Effects of 12 months of detraining on health-related quality of life in patients receiving hemodialysis therapy

Clara Suemi Costa Rosa, Christoforos D. Giannaki, Argyro Krase, Meropi Mplekou, Stefania S. Grigoriou, Ioannis Stefanidis, Eleftherios Lavdas, Aggelos Pappas, Saul Bloxham, Christina Karatzaferi, Giorgos K. Sakkas

Research output: Contribution to journalArticlepeer-review


Purpose: Limited data exist regarding the effects of detraining on functional capacity and quality of life (QoL) in the hemodialysis population. The aim of the current study was to assess whether the discontinuation from a systematic intradialytic exercise training program will affect aspects of health-related QoL and functional capacity in hemodialysis patients. Methods: Seventeen hemodialysis patients (12 Males/5 Females, age 60.8 ± 13.6 year) participated in this study. Patients were assessed for functional capacity using various functional capacity tests while QoL, daily sleepiness, sleep quality, depression and fatigue were assessed using validated questionnaires at the end of a 12-month aerobic exercise program and after 12 months of detraining. Results: The detraining significantly reduced patients’ QoL score by 20% (P = 0.01). More affected were aspects related to the physical component summary of the QoL (P < 0.001) rather than those related to the mental one (P = 0.096). In addition, the performance in the functional capacity tests was reduced (P < 0.05), while sleep quality (P = 0.020) and daily sleepiness scores (P = 0.006) were significantly worse after the detraining period. Depressive symptoms (P = 0.214) and the level of fatigue (P = 0.163) did not change significantly. Conclusions: Detraining has a detrimental effect in patients’ QoL, functional capacity and sleep quality. The affected physical health contributed significantly to the lower QoL score. It is crucial for the chronic disease patients, even during emergencies such as lockdowns and restrictions in activities to maintain a minimum level of activity to preserve some of the acquired benefits and maintain their health status.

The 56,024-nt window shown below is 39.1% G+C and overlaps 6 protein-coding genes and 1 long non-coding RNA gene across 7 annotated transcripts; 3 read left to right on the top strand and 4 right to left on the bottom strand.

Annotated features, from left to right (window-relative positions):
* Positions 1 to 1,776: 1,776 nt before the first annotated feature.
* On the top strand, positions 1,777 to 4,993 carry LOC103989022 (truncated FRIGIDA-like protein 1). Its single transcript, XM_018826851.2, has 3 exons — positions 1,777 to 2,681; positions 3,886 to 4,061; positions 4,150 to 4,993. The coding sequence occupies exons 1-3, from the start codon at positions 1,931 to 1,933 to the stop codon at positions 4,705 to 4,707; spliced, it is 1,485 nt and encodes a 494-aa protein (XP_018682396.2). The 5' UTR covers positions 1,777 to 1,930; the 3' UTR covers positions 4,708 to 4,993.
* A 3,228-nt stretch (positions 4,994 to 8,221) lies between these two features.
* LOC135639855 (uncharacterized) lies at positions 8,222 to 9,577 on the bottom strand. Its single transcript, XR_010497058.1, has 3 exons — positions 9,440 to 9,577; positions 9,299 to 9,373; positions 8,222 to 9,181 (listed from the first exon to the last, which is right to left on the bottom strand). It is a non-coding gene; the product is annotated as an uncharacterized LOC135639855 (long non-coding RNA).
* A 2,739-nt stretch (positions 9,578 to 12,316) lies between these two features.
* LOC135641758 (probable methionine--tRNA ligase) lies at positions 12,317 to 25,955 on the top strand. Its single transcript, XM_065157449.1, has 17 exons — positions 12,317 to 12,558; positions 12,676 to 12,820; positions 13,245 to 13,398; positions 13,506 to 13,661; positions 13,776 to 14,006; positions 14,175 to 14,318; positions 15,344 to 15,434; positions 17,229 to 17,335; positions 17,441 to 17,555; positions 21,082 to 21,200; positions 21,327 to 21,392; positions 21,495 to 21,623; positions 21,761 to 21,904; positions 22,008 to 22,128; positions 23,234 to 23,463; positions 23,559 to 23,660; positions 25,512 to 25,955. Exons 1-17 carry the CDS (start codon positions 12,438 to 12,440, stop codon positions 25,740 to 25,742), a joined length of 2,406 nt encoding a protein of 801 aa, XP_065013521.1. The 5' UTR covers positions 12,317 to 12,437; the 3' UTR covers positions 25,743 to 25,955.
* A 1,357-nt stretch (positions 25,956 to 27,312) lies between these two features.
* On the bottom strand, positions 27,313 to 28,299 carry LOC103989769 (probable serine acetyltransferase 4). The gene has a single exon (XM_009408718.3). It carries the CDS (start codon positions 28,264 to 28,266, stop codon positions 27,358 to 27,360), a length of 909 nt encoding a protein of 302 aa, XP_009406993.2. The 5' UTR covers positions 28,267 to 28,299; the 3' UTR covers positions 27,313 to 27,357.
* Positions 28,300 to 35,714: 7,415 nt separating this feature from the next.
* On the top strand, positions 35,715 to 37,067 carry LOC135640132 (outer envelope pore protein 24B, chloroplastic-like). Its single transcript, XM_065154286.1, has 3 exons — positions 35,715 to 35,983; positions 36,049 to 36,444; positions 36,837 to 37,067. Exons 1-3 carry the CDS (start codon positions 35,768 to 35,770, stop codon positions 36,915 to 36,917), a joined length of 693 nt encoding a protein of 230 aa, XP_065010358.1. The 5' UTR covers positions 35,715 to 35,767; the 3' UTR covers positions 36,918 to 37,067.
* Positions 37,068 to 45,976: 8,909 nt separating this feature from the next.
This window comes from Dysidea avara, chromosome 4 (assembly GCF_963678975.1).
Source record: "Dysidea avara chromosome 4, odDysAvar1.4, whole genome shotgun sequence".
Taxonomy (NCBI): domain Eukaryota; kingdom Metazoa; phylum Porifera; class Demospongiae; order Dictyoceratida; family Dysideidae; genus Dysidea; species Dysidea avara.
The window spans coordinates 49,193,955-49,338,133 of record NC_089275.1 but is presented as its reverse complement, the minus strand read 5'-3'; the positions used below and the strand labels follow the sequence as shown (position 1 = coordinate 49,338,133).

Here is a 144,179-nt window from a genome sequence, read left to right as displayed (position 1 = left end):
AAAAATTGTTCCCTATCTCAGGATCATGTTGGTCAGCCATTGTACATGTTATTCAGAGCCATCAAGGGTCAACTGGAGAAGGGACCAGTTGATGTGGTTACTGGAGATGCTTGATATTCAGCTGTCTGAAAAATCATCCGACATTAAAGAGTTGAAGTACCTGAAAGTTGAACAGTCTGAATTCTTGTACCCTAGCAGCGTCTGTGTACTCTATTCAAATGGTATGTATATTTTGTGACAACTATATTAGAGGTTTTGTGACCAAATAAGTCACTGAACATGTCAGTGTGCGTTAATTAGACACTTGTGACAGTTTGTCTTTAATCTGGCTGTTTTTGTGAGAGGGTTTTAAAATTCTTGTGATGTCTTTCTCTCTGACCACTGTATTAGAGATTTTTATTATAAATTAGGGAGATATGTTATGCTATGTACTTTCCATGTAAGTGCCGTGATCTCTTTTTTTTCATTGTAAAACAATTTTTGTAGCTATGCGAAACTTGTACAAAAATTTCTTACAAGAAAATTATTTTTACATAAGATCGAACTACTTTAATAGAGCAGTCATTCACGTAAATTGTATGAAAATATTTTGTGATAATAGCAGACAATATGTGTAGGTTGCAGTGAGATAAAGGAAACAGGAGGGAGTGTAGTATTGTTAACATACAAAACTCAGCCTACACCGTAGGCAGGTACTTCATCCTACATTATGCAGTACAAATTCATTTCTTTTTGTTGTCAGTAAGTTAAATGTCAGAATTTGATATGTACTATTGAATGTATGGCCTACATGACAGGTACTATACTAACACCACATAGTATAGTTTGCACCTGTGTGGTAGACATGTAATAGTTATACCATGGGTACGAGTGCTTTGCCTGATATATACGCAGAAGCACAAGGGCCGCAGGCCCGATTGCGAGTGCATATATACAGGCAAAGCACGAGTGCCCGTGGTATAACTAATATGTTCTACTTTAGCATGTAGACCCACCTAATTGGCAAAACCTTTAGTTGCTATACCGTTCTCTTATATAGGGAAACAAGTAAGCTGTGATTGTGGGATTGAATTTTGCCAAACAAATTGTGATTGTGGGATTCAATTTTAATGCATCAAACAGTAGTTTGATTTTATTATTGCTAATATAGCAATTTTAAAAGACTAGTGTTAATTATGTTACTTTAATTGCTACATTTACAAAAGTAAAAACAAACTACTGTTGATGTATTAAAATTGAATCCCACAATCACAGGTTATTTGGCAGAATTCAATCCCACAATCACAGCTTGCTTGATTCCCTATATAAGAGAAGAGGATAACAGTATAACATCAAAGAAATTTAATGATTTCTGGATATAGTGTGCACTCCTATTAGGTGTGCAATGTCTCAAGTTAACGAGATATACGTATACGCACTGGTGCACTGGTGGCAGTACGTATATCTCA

Original languageEnglish
Pages (from-to)1771-1778
Number of pages8
JournalInternational Urology and Nephrology
Issue number9
Publication statusPublished - 1 Sept 2020


  • Detraining
  • Exercise training
  • Hemodialysis
  • Quality of life


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